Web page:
Why is Misfuelling more common in the UK than in the USA?

Why is Misfuelling more common in the UK than in the USA?

The basic reason is that there are more diesel vehicles on UK roads than on US roads, which is crazy to think considering that the UK only has 15% of the total number of vehicles of the US.

This all came about because in 2001 the then Chancellor – Gordon Brown – introduced a new system of car tax aimed at protecting the environment. The measure looked to reduce the emissions of CO2 (higher in petrol vehicles) but did not take into consideration that diesel vehicles emit other pollutants which can be hazardous to health.

The resulting financial incentive for diesel cars helped to prompt a “dash for diesel” after it came into effect. This particularly happened within company car fleets which were responsible for a substantial proportion of new car purchases.

There are now 12 million diesel cars on Britain’s roads, whereas back in 2000 there were only three million. And in recent years diesels have accounted for around half the new car market, whereas in 2000 only one in seven new cars was a diesel model.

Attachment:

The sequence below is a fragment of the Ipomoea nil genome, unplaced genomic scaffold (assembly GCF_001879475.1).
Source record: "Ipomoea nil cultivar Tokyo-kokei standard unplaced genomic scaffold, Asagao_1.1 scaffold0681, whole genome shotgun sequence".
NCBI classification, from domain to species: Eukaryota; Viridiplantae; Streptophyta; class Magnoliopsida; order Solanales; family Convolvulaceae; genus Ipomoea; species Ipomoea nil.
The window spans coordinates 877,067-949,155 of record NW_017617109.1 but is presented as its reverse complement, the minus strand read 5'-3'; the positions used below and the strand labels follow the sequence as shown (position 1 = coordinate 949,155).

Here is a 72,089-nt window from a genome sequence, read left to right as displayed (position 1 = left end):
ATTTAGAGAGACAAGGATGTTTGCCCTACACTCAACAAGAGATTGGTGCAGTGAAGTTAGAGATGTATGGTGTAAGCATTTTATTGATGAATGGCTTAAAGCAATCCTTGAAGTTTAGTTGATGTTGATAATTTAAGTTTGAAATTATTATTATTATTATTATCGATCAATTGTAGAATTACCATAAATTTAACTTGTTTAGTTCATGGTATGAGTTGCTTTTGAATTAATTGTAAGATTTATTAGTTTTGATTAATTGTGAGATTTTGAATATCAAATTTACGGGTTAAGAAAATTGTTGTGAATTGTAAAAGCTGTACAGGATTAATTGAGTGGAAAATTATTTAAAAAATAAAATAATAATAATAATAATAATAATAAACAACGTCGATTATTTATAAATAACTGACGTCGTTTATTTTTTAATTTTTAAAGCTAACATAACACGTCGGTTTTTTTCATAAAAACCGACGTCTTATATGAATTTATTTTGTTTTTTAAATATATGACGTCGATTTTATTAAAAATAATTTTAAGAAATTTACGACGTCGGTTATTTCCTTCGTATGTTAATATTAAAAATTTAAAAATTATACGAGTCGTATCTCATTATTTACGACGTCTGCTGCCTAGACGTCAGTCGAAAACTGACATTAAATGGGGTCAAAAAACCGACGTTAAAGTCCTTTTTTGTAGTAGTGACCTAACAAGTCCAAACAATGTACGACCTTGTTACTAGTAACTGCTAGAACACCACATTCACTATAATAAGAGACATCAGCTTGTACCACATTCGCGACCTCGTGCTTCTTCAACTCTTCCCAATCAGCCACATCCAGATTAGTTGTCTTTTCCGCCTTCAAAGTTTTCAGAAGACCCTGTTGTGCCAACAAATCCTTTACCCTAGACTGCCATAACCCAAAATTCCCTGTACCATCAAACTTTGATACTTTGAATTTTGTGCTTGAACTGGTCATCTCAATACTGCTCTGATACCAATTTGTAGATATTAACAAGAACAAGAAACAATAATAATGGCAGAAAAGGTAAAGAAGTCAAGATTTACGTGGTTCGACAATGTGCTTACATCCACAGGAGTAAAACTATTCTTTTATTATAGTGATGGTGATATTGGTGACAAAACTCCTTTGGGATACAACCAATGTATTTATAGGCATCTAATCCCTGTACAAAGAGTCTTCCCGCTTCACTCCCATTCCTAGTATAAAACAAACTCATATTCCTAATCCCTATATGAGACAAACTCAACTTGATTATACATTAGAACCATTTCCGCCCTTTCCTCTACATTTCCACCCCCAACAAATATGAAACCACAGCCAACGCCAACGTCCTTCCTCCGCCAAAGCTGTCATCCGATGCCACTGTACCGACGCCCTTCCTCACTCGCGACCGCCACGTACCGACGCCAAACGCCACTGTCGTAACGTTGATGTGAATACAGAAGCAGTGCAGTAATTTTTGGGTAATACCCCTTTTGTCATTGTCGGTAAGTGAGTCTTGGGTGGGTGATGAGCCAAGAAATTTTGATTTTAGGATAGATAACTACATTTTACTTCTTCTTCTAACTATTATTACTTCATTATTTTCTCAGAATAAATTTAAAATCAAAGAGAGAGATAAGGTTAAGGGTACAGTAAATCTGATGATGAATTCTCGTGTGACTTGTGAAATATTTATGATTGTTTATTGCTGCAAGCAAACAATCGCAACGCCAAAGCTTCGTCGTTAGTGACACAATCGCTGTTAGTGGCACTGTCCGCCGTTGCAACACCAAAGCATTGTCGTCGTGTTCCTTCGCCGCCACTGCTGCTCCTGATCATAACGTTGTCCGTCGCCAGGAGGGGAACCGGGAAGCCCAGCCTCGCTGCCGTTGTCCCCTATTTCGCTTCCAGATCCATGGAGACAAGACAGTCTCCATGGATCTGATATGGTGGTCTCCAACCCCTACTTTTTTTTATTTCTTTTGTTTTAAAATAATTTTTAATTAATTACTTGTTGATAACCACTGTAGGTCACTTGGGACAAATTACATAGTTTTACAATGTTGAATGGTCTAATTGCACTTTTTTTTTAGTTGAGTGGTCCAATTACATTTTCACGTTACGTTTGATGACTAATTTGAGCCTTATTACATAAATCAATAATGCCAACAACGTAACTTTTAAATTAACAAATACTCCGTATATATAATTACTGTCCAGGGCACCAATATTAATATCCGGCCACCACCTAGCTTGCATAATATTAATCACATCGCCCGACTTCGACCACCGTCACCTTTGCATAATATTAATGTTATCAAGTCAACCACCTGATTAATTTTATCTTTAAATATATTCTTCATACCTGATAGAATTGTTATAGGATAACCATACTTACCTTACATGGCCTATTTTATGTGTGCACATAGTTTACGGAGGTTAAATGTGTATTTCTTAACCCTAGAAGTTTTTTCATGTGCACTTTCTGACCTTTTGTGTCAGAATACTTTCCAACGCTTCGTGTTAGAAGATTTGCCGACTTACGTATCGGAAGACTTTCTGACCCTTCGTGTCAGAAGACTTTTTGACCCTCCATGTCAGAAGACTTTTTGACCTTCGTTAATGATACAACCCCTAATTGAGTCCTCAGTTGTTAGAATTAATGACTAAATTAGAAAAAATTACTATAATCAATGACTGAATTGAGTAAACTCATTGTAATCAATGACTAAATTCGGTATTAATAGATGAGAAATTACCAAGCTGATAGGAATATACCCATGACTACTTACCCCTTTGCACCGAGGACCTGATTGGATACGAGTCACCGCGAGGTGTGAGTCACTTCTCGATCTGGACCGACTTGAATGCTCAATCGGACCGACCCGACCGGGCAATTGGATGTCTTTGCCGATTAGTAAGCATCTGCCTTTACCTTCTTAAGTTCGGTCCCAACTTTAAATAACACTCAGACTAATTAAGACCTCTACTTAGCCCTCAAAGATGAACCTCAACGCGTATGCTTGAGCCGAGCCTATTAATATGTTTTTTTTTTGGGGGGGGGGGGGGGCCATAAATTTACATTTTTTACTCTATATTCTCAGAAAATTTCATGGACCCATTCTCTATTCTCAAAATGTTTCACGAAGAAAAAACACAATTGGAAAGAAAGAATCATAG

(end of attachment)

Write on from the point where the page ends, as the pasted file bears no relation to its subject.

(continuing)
Looking over the Atlantic we see in a 2014 survey that there were about 8.5 million diesel vehicles on US roads – a mere 4% of total vehicles. And only 1% of all vehicles on US roads are diesel cars (the rest of the diesel vehicles are medium and heavy goods vehicles).

With this data in mind we can see that almost every 2nd or 3rd car in the UK is diesel, whereas that figure is 1 in 20 in the US.

This means that there are more diesel drivers in the UK, and therefore more opportunities for misfuelling to occur. So we can see how it is possible for there to be between 130,000 and 150,000 misfuels every year in the UK alone.

Using these figures we can see that about 1 in 300 cars in the UK is misfuelled every year. However, looking at the total number of vehicles, in the US we see that this figure more like 1 in 3000 (about 90,000 misfuels a year). Misfuelling still occurs in the States but, as it is at such a low percentage of all cars, it seems almost negligible.

And the moral of the story is: misfuelling occurs everywhere. Be alert for it!


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